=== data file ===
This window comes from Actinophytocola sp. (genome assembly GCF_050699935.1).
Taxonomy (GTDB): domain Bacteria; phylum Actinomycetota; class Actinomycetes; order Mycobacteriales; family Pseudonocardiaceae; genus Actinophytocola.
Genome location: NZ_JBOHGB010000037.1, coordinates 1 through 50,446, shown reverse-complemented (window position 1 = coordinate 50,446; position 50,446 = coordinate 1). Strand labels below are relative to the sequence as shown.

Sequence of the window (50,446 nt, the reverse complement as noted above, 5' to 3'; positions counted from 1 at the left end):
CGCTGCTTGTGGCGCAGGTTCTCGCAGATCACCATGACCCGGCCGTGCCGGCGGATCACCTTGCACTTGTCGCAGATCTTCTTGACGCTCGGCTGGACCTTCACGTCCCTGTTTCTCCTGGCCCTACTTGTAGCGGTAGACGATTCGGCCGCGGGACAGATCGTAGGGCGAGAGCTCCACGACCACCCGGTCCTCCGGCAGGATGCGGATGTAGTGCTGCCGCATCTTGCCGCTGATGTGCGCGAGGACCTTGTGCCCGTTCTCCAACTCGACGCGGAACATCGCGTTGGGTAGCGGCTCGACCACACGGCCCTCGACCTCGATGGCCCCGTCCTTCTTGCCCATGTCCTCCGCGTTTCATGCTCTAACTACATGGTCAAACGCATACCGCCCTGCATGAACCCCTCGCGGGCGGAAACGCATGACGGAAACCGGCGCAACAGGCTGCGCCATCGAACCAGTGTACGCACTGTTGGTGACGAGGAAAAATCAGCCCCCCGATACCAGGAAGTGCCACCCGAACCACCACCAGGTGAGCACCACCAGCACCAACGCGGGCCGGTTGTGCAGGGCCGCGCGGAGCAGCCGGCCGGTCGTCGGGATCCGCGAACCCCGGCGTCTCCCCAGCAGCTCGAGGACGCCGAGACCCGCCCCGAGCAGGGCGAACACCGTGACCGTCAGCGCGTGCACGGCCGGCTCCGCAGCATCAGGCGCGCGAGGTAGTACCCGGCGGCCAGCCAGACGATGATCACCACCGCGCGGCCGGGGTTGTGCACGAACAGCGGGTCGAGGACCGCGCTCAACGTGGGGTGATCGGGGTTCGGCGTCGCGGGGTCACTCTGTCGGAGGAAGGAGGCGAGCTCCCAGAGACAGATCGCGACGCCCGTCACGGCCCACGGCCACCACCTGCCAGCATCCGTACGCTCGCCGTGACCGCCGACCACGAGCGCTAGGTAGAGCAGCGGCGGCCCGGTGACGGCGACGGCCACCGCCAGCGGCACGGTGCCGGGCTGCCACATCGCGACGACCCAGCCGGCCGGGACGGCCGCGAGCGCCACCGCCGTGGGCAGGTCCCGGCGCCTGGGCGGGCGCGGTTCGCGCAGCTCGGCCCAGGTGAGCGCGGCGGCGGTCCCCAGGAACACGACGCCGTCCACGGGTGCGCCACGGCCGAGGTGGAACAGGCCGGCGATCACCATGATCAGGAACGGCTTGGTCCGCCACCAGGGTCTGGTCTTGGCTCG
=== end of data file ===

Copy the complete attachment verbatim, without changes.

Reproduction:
This window comes from Actinophytocola sp. (genome assembly GCF_050699935.1).
Taxonomy (GTDB): domain Bacteria; phylum Actinomycetota; class Actinomycetes; order Mycobacteriales; family Pseudonocardiaceae; genus Actinophytocola.
Genome location: NZ_JBOHGB010000037.1, coordinates 1 through 50,446, shown reverse-complemented (window position 1 = coordinate 50,446; position 50,446 = coordinate 1). Strand labels below are relative to the sequence as shown.

Sequence of the window (50,446 nt, the reverse complement as noted above, 5' to 3'; positions counted from 1 at the left end):
CGCTGCTTGTGGCGCAGGTTCTCGCAGATCACCATGACCCGGCCGTGCCGGCGGATCACCTTGCACTTGTCGCAGATCTTCTTGACGCTCGGCTGGACCTTCACGTCCCTGTTTCTCCTGGCCCTACTTGTAGCGGTAGACGATTCGGCCGCGGGACAGATCGTAGGGCGAGAGCTCCACGACCACCCGGTCCTCCGGCAGGATGCGGATGTAGTGCTGCCGCATCTTGCCGCTGATGTGCGCGAGGACCTTGTGCCCGTTCTCCAACTCGACGCGGAACATCGCGTTGGGTAGCGGCTCGACCACACGGCCCTCGACCTCGATGGCCCCGTCCTTCTTGCCCATGTCCTCCGCGTTTCATGCTCTAACTACATGGTCAAACGCATACCGCCCTGCATGAACCCCTCGCGGGCGGAAACGCATGACGGAAACCGGCGCAACAGGCTGCGCCATCGAACCAGTGTACGCACTGTTGGTGACGAGGAAAAATCAGCCCCCCGATACCAGGAAGTGCCACCCGAACCACCACCAGGTGAGCACCACCAGCACCAACGCGGGCCGGTTGTGCAGGGCCGCGCGGAGCAGCCGGCCGGTCGTCGGGATCCGCGAACCCCGGCGTCTCCCCAGCAGCTCGAGGACGCCGAGACCCGCCCCGAGCAGGGCGAACACCGTGACCGTCAGCGCGTGCACGGCCGGCTCCGCAGCATCAGGCGCGCGAGGTAGTACCCGGCGGCCAGCCAGACGATGATCACCACCGCGCGGCCGGGGTTGTGCACGAACAGCGGGTCGAGGACCGCGCTCAACGTGGGGTGATCGGGGTTCGGCGTCGCGGGGTCACTCTGTCGGAGGAAGGAGGCGAGCTCCCAGAGACAGATCGCGACGCCCGTCACGGCCCACGGCCACCACCTGCCAGCATCCGTACGCTCGCCGTGACCGCCGACCACGAGCGCTAGGTAGAGCAGCGGCGGCCCGGTGACGGCGACGGCCACCGCCAGCGGCACGGTGCCGGGCTGCCACATCGCGACGACCCAGCCGGCCGGGACGGCCGCGAGCGCCACCGCCGTGGGCAGGTCCCGGCGCCTGGGCGGGCGCGGTTCGCGCAGCTCGGCCCAGGTGAGCGCGGCGGCGGTCCCCAGGAACACGACGCCGTCCACGGGTGCGCCACGGCCGAGGTGGAACAGGCCGGCGATCACCATGATCAGGAACGGCTTGGTCCGCCACCAGGGTCTGGTCTTGGCTCG